Will Kwan

Yishu | 2010

March/April 2010, Volume 9, Number 2

Interview by Alissa Firth-Eagland and Johan Lundh.

Hong Kong-born Chinese-Canadian interdisciplinary artist Will Kwan has had a hectic year. In 2009, his first solo exhibition was curated by one of Canada’s most respected curators, Barbara Fischer (Justina M. Barnicke Gallery, Toronto), and his work was also the subject of a two-person show with Mieke Bal curated by up-and-coming curator Liz Park (Western Front, Vancouver). Kwan is currently participating in a residency at the Irish Museum of Modern Art in Dublin, Ireland. In addition to his prolific practice, Kwan teaches at the University of Toronto.

This diverse set of activities gives a glimpse into Kwan’s practice, but there is little writing about his work to date. We predict that this will soon change and decided to seize the opportunity to conduct one of the first published interviews with Kwan. Together we discuss his impulses to make art, these new exhibition and production opportunities, the development of research threads in his practice over the last few years, the role of mobility and travel in his work, and his relationship to contemporary Chinese art.

It is useful to understand the role of research in Kwan’s practice. He works with a number of materials and mediums, and his artistic iterations take various aesthetic, theoretical, social, and political shapes, but the core of his practice is an extended critical reflection and gathering of information before production. No doubt this ground was laid during his undergrad studies at University of Toronto and crystallized throughout the processes of obtaining his MFA from Columbia University, New York, and then in relation to his position as Research Fellow at the Jan van Eyck Academie, Maastricht, the Netherlands.

Before engaging Kwan with specific questions, we felt the need to open the discussion by asking a simple and general question: When did you decide to become and artist, and why?

Will Kwan: The intellectual environment of the university was a big influence on me as a young artist. I studied visual art as an undergraduate at the University of Toronto, but my studio courses were set within a much broader humanities and social sciences education. I was introduced to critical ideas about representation, identity, and culture through courses in political theory, cultural studies, and comparative literature in academic departments other than fine art.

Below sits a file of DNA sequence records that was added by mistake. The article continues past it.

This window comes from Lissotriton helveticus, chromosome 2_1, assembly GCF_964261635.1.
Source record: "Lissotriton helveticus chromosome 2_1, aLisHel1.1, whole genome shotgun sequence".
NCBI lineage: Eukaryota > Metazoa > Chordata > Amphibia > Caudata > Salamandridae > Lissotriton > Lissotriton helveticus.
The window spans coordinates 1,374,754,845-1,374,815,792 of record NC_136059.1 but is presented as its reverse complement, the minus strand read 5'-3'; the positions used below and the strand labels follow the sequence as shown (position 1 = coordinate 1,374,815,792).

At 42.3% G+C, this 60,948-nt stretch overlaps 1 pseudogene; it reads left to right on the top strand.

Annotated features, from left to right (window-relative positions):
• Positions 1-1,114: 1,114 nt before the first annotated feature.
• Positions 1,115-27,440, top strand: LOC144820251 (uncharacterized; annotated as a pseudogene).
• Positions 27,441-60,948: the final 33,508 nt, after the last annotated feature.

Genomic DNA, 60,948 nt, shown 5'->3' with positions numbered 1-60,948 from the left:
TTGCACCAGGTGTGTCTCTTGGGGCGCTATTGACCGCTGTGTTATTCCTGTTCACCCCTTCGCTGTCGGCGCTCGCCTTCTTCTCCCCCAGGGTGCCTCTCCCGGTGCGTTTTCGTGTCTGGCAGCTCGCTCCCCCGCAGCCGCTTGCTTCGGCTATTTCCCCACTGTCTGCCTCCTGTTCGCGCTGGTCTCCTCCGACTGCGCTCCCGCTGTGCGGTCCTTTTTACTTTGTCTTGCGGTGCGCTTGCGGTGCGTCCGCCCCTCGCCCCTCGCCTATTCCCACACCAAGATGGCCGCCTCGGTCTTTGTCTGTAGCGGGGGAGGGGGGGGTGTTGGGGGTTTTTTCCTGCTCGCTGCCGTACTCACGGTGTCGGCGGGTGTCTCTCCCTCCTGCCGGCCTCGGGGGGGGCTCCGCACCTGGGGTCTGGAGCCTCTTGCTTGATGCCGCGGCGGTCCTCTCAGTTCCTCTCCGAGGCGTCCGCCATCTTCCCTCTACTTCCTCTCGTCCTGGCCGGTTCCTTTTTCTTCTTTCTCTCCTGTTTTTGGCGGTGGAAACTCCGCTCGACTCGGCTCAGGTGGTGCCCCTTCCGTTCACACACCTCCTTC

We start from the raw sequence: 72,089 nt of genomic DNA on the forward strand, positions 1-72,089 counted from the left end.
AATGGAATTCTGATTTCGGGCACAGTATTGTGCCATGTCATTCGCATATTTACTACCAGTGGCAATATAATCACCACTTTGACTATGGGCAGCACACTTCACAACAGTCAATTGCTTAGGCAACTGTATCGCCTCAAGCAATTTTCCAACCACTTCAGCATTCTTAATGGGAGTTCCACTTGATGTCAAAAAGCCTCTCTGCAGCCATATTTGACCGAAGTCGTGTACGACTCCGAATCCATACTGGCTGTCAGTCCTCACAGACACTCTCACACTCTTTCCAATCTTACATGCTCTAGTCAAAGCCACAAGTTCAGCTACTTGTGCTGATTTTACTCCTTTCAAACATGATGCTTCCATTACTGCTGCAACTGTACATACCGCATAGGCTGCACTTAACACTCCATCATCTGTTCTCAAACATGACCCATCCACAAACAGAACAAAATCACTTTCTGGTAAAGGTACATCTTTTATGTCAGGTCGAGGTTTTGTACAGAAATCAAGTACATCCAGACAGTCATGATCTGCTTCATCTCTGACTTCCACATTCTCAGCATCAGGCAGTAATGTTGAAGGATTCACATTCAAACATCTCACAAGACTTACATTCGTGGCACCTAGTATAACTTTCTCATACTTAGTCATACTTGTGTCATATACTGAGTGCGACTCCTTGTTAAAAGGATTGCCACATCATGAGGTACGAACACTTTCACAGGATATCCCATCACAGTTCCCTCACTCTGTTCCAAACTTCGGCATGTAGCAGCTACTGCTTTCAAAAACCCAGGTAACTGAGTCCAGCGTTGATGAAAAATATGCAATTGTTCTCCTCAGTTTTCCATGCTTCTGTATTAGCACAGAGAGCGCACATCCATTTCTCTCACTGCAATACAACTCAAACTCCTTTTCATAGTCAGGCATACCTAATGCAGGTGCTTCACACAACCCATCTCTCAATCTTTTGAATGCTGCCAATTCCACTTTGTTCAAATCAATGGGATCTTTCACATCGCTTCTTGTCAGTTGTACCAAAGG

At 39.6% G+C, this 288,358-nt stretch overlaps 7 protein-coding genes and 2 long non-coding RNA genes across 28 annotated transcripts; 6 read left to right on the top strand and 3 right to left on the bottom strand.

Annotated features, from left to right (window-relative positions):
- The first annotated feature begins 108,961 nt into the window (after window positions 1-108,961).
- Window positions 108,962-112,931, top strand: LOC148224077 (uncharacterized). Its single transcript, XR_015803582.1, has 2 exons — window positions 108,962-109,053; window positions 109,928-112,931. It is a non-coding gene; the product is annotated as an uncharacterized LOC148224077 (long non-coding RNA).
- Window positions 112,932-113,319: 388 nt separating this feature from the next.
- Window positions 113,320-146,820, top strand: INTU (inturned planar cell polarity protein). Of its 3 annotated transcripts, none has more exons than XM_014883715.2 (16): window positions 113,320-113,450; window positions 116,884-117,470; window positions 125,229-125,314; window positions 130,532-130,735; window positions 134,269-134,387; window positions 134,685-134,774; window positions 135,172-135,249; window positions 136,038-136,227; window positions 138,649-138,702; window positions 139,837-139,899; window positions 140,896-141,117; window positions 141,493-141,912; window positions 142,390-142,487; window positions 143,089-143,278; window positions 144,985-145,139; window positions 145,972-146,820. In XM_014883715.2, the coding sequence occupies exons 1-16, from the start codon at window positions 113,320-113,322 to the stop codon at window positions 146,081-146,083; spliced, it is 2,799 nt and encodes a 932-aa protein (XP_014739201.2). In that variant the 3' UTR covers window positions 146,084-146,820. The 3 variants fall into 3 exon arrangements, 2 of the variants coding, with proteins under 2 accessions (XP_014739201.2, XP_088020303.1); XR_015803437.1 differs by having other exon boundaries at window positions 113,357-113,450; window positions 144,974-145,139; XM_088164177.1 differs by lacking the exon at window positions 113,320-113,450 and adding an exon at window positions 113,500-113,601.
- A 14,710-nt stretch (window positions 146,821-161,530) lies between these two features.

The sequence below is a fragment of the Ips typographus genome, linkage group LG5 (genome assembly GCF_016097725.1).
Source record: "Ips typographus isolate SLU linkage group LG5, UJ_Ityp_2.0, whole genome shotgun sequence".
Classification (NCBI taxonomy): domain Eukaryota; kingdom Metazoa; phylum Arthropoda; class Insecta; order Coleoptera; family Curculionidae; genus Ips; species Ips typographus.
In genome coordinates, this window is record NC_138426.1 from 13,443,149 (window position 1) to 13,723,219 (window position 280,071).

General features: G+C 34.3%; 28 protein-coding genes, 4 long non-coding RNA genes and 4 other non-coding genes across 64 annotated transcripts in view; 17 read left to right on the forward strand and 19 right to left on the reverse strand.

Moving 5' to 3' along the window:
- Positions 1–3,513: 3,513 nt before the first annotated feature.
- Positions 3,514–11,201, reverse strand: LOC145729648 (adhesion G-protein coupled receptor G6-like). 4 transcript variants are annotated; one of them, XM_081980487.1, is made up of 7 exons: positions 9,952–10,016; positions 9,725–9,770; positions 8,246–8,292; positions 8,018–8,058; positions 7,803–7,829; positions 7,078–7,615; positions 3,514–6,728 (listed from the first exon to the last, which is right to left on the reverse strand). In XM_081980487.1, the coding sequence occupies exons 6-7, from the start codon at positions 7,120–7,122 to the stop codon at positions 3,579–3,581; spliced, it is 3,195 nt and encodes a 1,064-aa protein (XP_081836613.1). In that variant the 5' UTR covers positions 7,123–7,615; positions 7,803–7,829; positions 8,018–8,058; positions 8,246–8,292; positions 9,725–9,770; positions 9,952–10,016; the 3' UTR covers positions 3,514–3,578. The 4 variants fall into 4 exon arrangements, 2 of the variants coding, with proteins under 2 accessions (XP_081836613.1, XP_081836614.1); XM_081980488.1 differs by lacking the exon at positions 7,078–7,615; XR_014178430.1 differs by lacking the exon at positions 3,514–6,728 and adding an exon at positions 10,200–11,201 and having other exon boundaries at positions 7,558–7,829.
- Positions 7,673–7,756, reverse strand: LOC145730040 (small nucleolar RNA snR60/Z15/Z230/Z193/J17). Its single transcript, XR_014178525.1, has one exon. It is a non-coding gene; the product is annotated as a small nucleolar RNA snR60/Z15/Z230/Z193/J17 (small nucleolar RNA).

Visual art was the discipline where I could take a lot of the theoretical content I was being exposed to and work through many of my confusions using visual, physical, and experimental methods. The visual arts offered a whole set of strategies to present idiosyncratic research that wasn’t limited to text, and I was very much drawn to those possibilities. Research is a significant part of my artistic practice. I develop a lot of work by sorting through existing visual and material culture and reconfiguring it to identify a trend or construct an argument about the world. In essence it is no different from conventional academic research. But at the same time, I am fascinated with seeing the material presented in a visual format, like a display of evidence.

The teachers I have had over the years have been tremendously supportive, and I feel that was a huge factor in helping me to decide whether I would pursue art in a serious way as a profession. I was given many opportunities early on to present work in professional venues, and it put me on a trajectory. Growing up in a working-class Chinese immigrant family, creative endeavours were peripheral to academic ones and, if anything, centred on trying to become a piano prodigy! It was incomprehensible to me that one would plan to become a visual artist—for me it was a much more tentative process that was about learning how to participate in a discipline. Even today I take a pragmatic approach to my art practice. I aspire to make work that is in some way a tangible contribution to the knowledge base about culture and society. I don’t approach art as an activity of self-realization nor as an endless exploration of medium, material, or form.

Finally, my first experience exhibiting outside of North America during my graduate studies in New York also left an indelible mark on me. It made me think about community in a very different way. The colleagues and friends I have made travelling for research or exhibitions continue to inform the way I think about cultural and political issues.

Attention: What you see here is only an excerpt of a longer article. The full text appears in printed copies of the March/April issue in 2010 of  Yishu – Journal of Contemporary Chinese Art.